Human foreskin fibroblasts exert immunomodulatory properties by a different mechanism to bone marrow stromal/stem cells

Naohisa Wada, Peter Mark Bartold, Stan Gronthos

Research output: Contribution to journalArticle

42 Citations (Scopus)

Abstract

Human bone marrow mesenchymal stromal/stem cells (BMSCs) have been reported to possess immunomodulatory functions with the capacity to suppress immune reactions partly mediated by immunosuppressive factors, indoleamine 2,3-dioxygenase and nitric oxide, and suggested to be potentially applicable for therapeutic use. More recently, other fibroblast-like cells have been reported to possess similar properties. Here we demonstrate that human foreskin fibroblasts (HFFs) express an MSC-like immunophenotype and possess immunosuppressive properties similar to BMSCs but lack the capacity for osteogenic and adipogenic differentiation. HFFs suppressed human peripheral blood mononuclear cells (PBMC) proliferation stimulated with mitogen or in an allogeneic mixed lymphocyte reaction comparable to BMSCs. However, HFFs showed undetectable levels of indoleamine 2,3-dioxygenase and inducible nitric oxide synthase expression, in contrast to BMSCs when cocultured with activated PBMCs. To identify HFF specific immunosuppressive factors, we performed array profiling of common cytokines expressed by HFFs and BMSCs alone or when cocultured with activated PBMCs. Real-time polymerase chain reaction analysis confirmed that multiple factors were upregulated in HFFs cocultured with activated PBMCs compared with HFFs alone or BMSCs cultured under the same conditions. Functional assays identified interferon-α as the major immunosuppressive mediator expressed by HFFs. These results suggest that the HFFs possess immunosuppressive properties, which are mediated by alternate mechanisms to that reported for BMSCs.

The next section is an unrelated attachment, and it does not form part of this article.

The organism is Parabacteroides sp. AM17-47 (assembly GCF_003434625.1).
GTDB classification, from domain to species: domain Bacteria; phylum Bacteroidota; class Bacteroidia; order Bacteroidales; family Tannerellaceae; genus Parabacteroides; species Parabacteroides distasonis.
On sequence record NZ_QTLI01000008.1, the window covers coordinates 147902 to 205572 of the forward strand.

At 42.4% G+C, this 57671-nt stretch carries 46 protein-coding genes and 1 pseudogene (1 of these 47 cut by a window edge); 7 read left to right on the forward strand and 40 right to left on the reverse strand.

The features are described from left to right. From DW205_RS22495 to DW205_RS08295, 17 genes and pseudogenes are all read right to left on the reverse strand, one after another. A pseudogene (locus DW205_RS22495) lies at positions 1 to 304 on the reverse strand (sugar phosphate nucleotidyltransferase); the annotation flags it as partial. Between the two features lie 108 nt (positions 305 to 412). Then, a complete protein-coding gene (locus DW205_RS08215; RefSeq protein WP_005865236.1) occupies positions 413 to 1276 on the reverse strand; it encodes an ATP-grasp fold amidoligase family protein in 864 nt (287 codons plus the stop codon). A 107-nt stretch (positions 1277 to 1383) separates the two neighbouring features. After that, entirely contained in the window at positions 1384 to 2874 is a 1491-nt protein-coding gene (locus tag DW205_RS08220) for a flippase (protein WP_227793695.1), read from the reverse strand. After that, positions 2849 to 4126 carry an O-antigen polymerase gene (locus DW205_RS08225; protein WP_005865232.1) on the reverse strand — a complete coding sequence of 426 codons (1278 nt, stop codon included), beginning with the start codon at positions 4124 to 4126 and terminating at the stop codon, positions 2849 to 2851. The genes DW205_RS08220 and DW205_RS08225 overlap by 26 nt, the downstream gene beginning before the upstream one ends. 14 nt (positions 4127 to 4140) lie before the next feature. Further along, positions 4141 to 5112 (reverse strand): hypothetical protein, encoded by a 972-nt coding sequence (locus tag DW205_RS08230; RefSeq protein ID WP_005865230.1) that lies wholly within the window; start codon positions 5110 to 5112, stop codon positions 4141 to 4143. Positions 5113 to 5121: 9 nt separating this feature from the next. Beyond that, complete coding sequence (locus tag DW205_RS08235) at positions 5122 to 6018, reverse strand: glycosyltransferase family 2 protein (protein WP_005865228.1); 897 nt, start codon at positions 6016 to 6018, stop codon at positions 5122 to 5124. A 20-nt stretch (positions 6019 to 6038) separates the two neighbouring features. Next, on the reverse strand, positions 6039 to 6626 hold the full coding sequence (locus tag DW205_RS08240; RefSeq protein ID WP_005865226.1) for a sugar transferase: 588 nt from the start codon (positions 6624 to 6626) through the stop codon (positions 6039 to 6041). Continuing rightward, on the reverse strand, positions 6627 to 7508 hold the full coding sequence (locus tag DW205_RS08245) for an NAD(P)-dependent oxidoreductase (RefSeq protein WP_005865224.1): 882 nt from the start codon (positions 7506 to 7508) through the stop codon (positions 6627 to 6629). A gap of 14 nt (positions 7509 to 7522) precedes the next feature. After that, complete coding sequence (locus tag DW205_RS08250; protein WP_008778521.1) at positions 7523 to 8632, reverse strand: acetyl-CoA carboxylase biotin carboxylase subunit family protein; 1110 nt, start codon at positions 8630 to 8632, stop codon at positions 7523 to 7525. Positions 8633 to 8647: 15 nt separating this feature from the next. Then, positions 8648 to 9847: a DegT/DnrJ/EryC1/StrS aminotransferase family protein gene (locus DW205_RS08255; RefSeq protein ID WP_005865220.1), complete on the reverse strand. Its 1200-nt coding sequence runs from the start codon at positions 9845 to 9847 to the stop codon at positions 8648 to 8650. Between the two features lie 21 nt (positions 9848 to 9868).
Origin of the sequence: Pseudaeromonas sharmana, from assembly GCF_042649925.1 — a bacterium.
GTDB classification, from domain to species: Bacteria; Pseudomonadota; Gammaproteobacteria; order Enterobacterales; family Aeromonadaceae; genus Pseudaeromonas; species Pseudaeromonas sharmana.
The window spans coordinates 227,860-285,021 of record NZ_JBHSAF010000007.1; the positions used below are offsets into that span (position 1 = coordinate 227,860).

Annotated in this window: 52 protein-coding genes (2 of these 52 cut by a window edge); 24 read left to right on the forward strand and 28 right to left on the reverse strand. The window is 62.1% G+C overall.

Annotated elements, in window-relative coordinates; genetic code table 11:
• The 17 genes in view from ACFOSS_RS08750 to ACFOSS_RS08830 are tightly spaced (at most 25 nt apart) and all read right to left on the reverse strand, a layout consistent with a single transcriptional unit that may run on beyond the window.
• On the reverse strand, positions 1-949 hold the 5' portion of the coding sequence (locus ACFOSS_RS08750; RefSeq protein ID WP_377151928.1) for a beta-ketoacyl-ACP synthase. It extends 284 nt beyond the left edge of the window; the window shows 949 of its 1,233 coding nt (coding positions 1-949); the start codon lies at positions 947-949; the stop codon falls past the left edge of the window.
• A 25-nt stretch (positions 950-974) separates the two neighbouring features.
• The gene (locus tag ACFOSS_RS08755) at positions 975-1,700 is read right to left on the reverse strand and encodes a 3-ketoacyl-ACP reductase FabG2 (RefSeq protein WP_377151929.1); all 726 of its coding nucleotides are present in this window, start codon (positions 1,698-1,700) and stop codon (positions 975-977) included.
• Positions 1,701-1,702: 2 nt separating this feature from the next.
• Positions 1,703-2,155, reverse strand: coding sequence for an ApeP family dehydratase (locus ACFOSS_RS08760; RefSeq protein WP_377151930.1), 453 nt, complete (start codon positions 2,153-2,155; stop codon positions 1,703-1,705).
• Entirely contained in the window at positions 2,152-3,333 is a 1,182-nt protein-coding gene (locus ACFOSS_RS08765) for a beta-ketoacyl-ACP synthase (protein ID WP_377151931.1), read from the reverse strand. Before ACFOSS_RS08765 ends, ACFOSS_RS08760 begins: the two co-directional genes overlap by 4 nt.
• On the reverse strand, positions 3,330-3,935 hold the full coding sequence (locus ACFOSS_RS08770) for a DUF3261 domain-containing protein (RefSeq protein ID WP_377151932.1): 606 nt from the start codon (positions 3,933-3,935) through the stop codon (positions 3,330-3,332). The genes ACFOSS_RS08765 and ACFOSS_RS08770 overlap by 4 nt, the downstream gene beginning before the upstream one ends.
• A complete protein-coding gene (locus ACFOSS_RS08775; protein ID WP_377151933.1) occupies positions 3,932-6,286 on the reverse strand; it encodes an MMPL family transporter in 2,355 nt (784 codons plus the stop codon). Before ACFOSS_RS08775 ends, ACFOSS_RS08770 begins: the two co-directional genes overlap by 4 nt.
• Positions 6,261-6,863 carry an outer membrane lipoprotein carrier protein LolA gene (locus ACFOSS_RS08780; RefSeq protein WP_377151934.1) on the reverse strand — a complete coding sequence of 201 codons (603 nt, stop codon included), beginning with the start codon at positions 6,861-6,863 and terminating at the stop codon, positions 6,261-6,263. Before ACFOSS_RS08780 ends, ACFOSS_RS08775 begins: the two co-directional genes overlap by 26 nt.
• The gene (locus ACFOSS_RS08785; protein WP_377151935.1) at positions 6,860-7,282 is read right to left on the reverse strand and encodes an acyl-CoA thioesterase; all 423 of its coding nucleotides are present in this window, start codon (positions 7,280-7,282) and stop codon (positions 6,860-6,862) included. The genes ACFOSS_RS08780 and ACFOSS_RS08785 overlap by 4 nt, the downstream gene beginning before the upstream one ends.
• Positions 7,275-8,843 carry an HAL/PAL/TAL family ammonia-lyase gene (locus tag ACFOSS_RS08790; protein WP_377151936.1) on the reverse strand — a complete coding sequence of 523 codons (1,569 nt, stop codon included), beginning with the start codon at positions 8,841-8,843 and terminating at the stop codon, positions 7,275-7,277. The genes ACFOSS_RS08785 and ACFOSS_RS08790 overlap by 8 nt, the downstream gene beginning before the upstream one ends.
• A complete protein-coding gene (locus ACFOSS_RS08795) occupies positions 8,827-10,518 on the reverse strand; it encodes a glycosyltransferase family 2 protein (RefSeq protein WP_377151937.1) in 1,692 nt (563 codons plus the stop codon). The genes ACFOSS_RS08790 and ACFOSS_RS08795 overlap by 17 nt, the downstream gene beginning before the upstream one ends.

Original languageEnglish
Pages (from-to)647-659
Number of pages13
JournalStem Cells and Development
Volume20
Issue number4
DOIs
Publication statusPublished - 1 Apr 2011

ASJC Scopus subject areas

  • Hematology
  • Developmental Biology
  • Cell Biology

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